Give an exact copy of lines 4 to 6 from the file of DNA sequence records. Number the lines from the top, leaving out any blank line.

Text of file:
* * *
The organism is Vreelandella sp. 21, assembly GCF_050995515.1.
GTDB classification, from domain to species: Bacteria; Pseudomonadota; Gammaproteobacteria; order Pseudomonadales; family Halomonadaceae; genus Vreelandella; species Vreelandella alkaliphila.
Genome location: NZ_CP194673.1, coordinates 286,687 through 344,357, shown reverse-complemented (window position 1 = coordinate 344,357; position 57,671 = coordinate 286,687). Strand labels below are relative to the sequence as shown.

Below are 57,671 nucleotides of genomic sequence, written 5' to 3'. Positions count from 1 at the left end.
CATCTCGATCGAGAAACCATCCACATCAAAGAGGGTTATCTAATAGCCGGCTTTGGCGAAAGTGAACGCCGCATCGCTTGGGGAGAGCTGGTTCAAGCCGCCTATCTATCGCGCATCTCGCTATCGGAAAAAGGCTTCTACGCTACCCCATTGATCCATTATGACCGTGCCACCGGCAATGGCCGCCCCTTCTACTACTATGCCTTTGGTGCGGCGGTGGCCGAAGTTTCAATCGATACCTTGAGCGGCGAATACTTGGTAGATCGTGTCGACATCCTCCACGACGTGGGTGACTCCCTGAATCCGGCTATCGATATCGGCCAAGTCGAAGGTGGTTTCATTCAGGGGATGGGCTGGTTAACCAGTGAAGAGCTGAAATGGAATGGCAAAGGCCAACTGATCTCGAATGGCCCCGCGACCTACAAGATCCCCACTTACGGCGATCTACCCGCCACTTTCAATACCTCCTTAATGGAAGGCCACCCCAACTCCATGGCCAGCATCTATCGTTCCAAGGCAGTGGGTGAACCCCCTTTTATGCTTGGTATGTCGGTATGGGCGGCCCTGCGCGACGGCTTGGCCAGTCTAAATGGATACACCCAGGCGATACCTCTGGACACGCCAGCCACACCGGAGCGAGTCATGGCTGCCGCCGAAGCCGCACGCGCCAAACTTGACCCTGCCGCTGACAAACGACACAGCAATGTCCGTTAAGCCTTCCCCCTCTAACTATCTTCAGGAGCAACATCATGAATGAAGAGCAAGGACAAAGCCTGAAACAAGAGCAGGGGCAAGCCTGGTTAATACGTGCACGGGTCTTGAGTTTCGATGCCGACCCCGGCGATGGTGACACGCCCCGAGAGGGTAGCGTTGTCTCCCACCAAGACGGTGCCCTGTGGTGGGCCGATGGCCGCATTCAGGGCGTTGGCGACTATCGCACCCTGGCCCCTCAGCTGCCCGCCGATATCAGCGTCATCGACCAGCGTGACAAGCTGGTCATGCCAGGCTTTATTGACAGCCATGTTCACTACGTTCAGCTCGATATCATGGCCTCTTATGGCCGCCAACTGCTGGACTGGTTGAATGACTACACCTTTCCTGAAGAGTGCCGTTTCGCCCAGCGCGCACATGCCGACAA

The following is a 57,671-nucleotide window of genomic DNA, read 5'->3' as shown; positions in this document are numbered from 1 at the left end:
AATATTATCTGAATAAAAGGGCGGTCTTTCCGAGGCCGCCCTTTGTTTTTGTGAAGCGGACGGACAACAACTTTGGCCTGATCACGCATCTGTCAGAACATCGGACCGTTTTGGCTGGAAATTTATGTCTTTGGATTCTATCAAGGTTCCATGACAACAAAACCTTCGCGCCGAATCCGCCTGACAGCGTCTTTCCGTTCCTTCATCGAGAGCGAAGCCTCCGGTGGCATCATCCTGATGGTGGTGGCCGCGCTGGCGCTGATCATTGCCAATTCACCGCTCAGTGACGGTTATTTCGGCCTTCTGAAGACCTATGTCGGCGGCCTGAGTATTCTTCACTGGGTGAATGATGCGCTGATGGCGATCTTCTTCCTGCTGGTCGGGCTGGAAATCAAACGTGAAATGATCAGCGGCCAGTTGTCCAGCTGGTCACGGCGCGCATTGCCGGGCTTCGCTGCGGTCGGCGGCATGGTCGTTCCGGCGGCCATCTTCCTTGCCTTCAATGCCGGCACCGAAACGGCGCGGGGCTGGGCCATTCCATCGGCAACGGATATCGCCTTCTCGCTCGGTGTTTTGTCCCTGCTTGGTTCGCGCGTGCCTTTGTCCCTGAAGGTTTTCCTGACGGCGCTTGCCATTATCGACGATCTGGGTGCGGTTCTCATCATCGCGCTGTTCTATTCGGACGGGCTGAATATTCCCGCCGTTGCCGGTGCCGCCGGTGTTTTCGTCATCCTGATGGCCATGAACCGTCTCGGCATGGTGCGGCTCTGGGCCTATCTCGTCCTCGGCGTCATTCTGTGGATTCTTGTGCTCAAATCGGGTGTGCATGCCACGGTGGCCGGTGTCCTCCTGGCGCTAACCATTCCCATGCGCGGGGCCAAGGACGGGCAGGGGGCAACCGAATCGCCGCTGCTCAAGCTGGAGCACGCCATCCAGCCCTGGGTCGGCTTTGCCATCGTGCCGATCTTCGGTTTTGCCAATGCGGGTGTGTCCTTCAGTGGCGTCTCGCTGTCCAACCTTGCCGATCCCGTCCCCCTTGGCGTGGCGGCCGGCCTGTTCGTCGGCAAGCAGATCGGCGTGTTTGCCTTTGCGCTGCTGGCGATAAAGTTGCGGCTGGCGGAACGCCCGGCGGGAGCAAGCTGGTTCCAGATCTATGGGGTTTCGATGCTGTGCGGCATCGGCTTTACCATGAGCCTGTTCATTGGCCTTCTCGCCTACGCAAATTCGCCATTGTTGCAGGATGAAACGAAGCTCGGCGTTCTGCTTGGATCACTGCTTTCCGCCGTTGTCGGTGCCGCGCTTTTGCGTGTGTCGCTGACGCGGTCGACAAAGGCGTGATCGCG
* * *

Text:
Below are 57,671 nucleotides of genomic sequence, written 5' to 3'. Positions count from 1 at the left end.
CATCTCGATCGAGAAACCATCCACATCAAAGAGGGTTATCTAATAGCCGGCTTTGGCGAAAGTGAACGCCGCATCGCTTGGGGAGAGCTGGTTCAAGCCGCCTATCTATCGCGCATCTCGCTATCGGAAAAAGGCTTCTACGCTACCCCATTGATCCATTATGACCGTGCCACCGGCAATGGCCGCCCCTTCTACTACTATGCCTTTGGTGCGGCGGTGGCCGAAGTTTCAATCGATACCTTGAGCGGCGAATACTTGGTAGATCGTGTCGACATCCTCCACGACGTGGGTGACTCCCTGAATCCGGCTATCGATATCGGCCAAGTCGAAGGTGGTTTCATTCAGGGGATGGGCTGGTTAACCAGTGAAGAGCTGAAATGGAATGGCAAAGGCCAACTGATCTCGAATGGCCCCGCGACCTACAAGATCCCCACTTACGGCGATCTACCCGCCACTTTCAATACCTCCTTAATGGAAGGCCACCCCAACTCCATGGCCAGCATCTATCGTTCCAAGGCAGTGGGTGAACCCCCTTTTATGCTTGGTATGTCGGTATGGGCGGCCCTGCGCGACGGCTTGGCCAGTCTAAATGGATACACCCAGGCGATACCTCTGGACACGCCAGCCACACCGGAGCGAGTCATGGCTGCCGCCGAAGCCGCACGCGCCAAACTTGACCCTGCCGCTGACAAACGACACAGCAATGTCCGTTAAGCCTTCCCCCTCTAACTATCTTCAGGAGCAACATCATGAATGAAGAGCAAGGACAAAGCCTGAAACAAGAGCAGGGGCAAGCCTGGTTAATACGTGCACGGGTCTTGAGTTTCGATGCCGACCCCGGCGATGGTGACACGCCCCGAGAGGGTAGCGTTGTCTCCCACCAAGACGGTGCCCTGTGGTGGGCCGATGGCCGCATTCAGGGCGTTGGCGACTATCGCACCCTGGCCCCTCAGCTGCCCGCCGATATCAGCGTCATCGACCAGCGTGACAAGCTGGTCATGCCAGGCTTTATTGACAGCCATGTTCACTACGTTCAGCTCGATATCATGGCCTCTTATGGCCGCCAACTGCTGGACTGGTTGAATGACTACACCTTTCCTGAAGAGTGCCGTTTCGCCCAGCGCGCACATGCCGACAA

The following is a 57,671-nucleotide window of genomic DNA, read 5'->3' as shown; positions in this document are numbered from 1 at the left end: